Climate change and elderly care are the main election issues in the mayoral debate at the Brisbane headquarters
Candidates for the hotly contested federal constituency of Brisbane faced a deluge of questions covering ‘elderly care’, ‘corruption’ and, most vividly, ‘climate change’ during a debate at the town hall last night.
- A candidates’ debate was held last night for the Brisbane seat
- Holder Trevor Evans says he will have to win on first preferences in tight race
- The Greens, however, have a fighting chance after doubling the number of votes won in the last election
Five of Brisbane’s seven candidates attended the debate, however, One Nation candidate Trevor Hold and the Liberal Democrat’s Anthony Bull were both notably absent.
A crowd of about 200 people left some empty seats and raised a number of heated questions, covering topics ranging from net zero emissions to the creation of a federal anti-corruption commission.
An impassioned attendee asked outgoing LNP member Trevor Evans to explain how the country’s elderly care crisis arose and asked the other candidates how they plan to address the situation.
Another asked if any party had “concrete plans” to address housing affordability in the electorate.
Mr Evans, a law graduate and Deputy Minister for Waste Reduction, campaigns on the cost of living and infrastructure such as ‘new green bridges’.
However, the candidates’ dialogue during the debate revolved heavily around climate change.
Mr Evans distanced himself from National Senator Matt Canavan’s view earlier this week that the Government’s zero emissions target was ‘dead’, saying the comments were ‘not in my view’.
It was a strategic decision to try to retain the electorate, which has the highest number of voters under 30 in the country and where the Greens’ popularity surged in the 2019 election.
Mr Evans said he is expected to win the seat in his primary vote as Labor and Greens swap seat preferences.
“It’s a swing seat, it’s an enclosed seat,” he said.
“Similarly in previous elections Labor and the Greens consider this to be one of their target seats, they also trade preferences quite strongly.”
The 40-year-old was the LNP’s first openly gay politician and holds the seat by a 4.9% margin.
He said he was worried and saddened that the transgender debate was “politicized”, however, he said he did not believe government legislation was needed to “strike the balance”.
“These issues are actually being handled very sensitively on the ground by non-governmental community organizations,” he said.
Greens candidate Stephen Bates is also openly gay.
The 29-year-old works in retail but has a degree in social sciences.
“Don’t underestimate the retail worker,” he told the crowd.
He was greeted with raucous applause, illustrating the intensity of the battle for one of the main constituencies in the southeast.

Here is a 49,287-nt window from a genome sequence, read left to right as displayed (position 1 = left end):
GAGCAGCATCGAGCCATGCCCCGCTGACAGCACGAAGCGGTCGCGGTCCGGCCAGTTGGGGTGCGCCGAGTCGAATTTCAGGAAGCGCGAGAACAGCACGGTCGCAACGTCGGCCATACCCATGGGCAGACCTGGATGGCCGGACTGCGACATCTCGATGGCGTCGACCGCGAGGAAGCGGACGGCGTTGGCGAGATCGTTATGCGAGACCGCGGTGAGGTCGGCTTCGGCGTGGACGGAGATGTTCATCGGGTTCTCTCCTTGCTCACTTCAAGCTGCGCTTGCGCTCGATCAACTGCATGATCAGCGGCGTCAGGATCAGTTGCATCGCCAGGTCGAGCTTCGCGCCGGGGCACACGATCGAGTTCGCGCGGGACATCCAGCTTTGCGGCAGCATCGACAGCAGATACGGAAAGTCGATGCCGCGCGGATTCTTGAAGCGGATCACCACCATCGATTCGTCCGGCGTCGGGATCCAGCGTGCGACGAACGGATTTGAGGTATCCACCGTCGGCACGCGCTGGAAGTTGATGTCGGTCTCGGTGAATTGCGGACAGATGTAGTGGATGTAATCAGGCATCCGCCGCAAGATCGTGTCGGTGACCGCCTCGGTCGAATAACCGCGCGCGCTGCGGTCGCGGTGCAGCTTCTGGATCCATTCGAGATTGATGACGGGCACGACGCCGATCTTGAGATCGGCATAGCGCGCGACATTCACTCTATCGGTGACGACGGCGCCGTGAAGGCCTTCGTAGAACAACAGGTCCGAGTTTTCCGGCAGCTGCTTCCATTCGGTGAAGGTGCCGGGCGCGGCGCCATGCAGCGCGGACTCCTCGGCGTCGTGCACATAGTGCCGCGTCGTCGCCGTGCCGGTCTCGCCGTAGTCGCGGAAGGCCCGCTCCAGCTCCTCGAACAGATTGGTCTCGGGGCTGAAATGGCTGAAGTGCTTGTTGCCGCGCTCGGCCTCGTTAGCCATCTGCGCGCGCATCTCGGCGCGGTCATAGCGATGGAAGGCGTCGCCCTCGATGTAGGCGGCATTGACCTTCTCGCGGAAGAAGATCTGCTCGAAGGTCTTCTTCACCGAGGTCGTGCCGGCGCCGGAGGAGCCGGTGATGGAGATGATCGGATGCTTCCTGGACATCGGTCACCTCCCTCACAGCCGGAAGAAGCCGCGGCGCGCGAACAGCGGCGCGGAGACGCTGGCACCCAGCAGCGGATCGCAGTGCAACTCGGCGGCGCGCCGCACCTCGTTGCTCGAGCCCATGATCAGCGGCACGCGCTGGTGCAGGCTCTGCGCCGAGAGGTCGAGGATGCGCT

Mr Bates campaigns on climate change, cost of living pressures and calls for an independent federal commission against corruption and a code of conduct for politicians.
“In every other workplace there are work standards that workers have to follow. Parliament should be no different,” he said.
Campaigning in Wilston during rush hour on Tuesday, he said he was “very optimistic” of a vote in favor of the Greens.
“Action on climate change is the big issue that people are bringing up with us, and people are saying they’re tired of politics as usual under the status quo,” he said.
A moving seat
In existence since Federation, Brisbane has generally been a Labor seat and former members include Manfred Cross (1961-75, 1980-90) and Arch Bevis (1990-2010).
A redistribution before the 2010 election, however, moved the boundaries, encompassing strong Liberal voting areas around Ascot and Hamilton, which reduced the Labor margin by more than 2%.
The LNP has held the seat since then, but in 2019 former Greens senator Andrew Bartlett boosted support for the party to its highest ever percentage.
Support rose from 11.8% to 22.4%, putting the Greens just two percentage points behind second place.
While Mr Bates said he was a ‘newbie’ to the electorate, he said he had been out for at least eight months.
Preferences can determine the outcome in Brisbane
The ABC’s chief election analyst, Antony Green, said Brisbane would be determined by the LNP’s first preference vote.
Mr Green said if Mr Evans’ first preference vote fell below 45%, down from 47.8% in the last election, there was a good chance he would be beaten by whoever finished second.
“It’s a left-right contest, but the left vote is now split between Labor and Greens,” he said.
“The Greens can get second place in Brisbane, but they won’t win the seat unless the LNP’s first-preference vote falls.”
The anti-Labour trend withstood the last Brisbane election
ALP candidate Madonna Jarrett first threw her hat in the ring in 1995 in the Liberal seat of Aspley.
She had worked as a political adviser in the Goss government, as well as in public affairs and crisis management.
This time around, the 56-year-old is campaigning for a change in culture in Canberra and leaders who put women ‘front and center’.
The businesswoman said job insecurity, housing affordability and climate change were also issues voters had repeatedly raised.
“It really boils down to people having pain in their hips, they have no money to spend on flat salaries.”
The mother-of-two said compassion “was in her DNA” and she was confident she could snatch the seat at the LNP.
Antony Green said that between 2007 and 2019 preferred support for both Labor parties fell by 11%.
However, in the 2019 poll, Brisbane recorded one of Queensland’s few switches to Labour.
The seat has seven candidates vying for votes on election day with the number one Animal Justice Party on the ballot.
The Greens took third place, Labor fourth and the LNP fifth.
Loading the form…